We’re counting down to the 2018 Winter Olympics in Pyeongchang, South Korea which begin on February 8th.
The rules and the terminology of the upcoming events are often unfamiliar to fans whose exposure to these sports occurs every four years when they're televised during the Olympic Games. This makes it the perfect time to brush up on the obscure lingo of the athletic spectacle that will captivate the world for seventeen days.
Take curling, for example. American viewers are notoriously confused by curling because it can be painfully slow and has seemingly incomprehensible rules. Another example is skeleton, a recent addition to the Games. Skeleton, to the casual viewers, appears to lack rules altogether, consisting as it does of hurling yourself head-first down a track of ice as fast as possible on the flimsiest of sleds. (The event is called “skeleton” because the first metal sleds used resembled skeletons. Pretty “bare bones.”) Nothing makes you feel as safe and cozy in your own home as watching somebody fling themselves down an icy surface at speeds of over 120 miles per hour.
Along with the rules, of course, comes the jargon associated with each sport. Here are the stories behind the terms used in some of the Winter Olympic events.
Why Curling is called Curling?
First, let’s address the name of that most-mocked of Winter Olympic sports, curling. Curling is played on ice and involves gliding weights, called “stones,” toward a target. The frozen droplets of water on the ice interfere with the straight path of the curling stone and cause that path to “curl.” The “sweepers” on a curling team sweep the ice to precisely control where the curling stone ends up.
What's a lutz, anyway?
The most popular event of the Winter Games is certainly figure skating, which combines grace, artistry, and sheer athleticism. You have to be a dedicated viewer of the sport to know the difference between the types of lifts, spins and jumps the skaters perform, and the names of these elements do not offer many clues. That’s because many of the terms used in this sport are eponymous, meaning they are named after people, usually the people who invented or popularized a particular maneuver. Even if you know the technical difference between a triple lutz and a triple salchow, you may not know where the terms originated. A lutz is named after Alois Lutz, an Austrian skater who first performed the jump. The salchow is named after Swedish skater Ulrich Salchow. And if you thought the axel in the triple axel jump is the axle popular from wheels and gears, that’d be a logical guess but an incorrect one, nonetheless. It is spelled “a-x-e-l” and named after the Norwegian who first performed the jump, Axel Paulsen.
Who put the bob in bobsled?
There differences between luge, bobsled and the aforementioned skeleton events boil down to the type of sled used. All three are based the sport of toboggan. The toboggan is a flat-bottomed sled that gets its name from an Algonquian language, probably the Maliseet thapaken or the Micmac tobagun, “drag made of skin.” The luge is a sled you lie down in, feet first. The name luge is taken from a Swiss dialect, which derived the word from Medieval Latin sludia, “sled.” A bobsled is called that because the sled itself originally rested on hanging bags called bobs. Bobs got their name from their resemblance to clusters of short hair, such as you would find on the short tail of a horse. This makes the bob in bobsled the same bob as the bob in “bells on bobtails ring” from the song “Jingle Bells.”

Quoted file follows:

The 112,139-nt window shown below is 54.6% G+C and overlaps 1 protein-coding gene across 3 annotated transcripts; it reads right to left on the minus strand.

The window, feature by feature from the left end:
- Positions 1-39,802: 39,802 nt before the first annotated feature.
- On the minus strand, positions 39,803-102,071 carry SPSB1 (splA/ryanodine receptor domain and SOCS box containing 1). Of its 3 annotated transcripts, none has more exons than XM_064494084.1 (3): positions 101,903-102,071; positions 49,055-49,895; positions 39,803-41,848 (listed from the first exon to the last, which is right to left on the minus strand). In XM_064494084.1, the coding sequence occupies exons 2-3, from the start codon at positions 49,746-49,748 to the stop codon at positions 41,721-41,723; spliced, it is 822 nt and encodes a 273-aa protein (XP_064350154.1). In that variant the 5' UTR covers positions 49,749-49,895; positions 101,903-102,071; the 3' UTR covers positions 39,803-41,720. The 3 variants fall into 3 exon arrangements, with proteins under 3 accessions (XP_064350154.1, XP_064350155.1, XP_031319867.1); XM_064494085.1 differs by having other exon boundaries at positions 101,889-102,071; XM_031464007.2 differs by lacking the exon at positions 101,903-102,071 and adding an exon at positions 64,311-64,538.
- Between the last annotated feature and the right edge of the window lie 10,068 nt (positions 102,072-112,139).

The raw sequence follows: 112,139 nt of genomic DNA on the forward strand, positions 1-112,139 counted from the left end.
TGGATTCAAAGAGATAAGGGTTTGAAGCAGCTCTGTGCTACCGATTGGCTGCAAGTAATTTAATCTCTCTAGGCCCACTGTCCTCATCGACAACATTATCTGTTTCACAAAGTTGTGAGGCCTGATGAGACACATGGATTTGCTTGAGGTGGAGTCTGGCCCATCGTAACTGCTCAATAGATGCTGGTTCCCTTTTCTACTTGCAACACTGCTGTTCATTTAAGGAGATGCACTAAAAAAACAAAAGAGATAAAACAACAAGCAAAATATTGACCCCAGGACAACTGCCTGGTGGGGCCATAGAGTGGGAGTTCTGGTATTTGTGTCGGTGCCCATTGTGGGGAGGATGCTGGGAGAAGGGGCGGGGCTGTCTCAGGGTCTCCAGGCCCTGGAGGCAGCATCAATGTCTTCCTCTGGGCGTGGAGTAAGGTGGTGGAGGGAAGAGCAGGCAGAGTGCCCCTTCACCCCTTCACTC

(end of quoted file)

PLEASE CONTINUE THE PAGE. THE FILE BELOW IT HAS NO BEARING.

Much skiing terminology comes from Norwegian. The word ski itself comes from a Norwegian word cognate with old English scid, which meant “stick of wood.” Also Norwegian in origin is the term slalom from Norwegian slalam, which translates literally as “sloping track” and means “skiing race”. The term mogul from the skiing event involving elevated bumps on the ski slope is Scandinavian in origin as well, as found in the Norwegian word muga for “heap or mound”. This mogul bears no relation to the mogul of English which means “powerful, successful rich person,” and comes from an Arabic root. Downhill skiing is also called alpine skiing, which means “of the Alps”. Cross-country skiing, which involves a different way of attaching the boot to ski, is also called nordic skiing. Nordic means “of or pertaining to the north” through nord, a word French borrowed from Old English.
Hockey takes its name from the shape of the stick used to play the game. One possible source is Old French hoc, which meant “hook” and a diminutive in Middle French hoquet, which referred to a shepherd’s crook, which looked a bit like a modern day hockey stick. Also shrouded in some etymological mystery is the origin of puck, like the one one used in ice hockey. One theory suggests that it is related to the verb poke, through the idea of pushing or poking the puck down the ice. Another theory holds that puck is related to an Irish word for bag, poc.
For two weeks every four years, the Winter Olympic Games offer casual observers on couches all over the world a passport to another country and a glimpse into the world of elite athletes and their sports. Knowing the lingo of these events brings a little more understanding and, we hope, a little more enjoyment to watching the games.
Adam Cooper studied linguistics at Brandeis University and The University of Chicago. Since 2010, he has been working with The Endangered Language Alliance in New York City on documentation and preservation projects.Click here to read other articles by Adam Cooper
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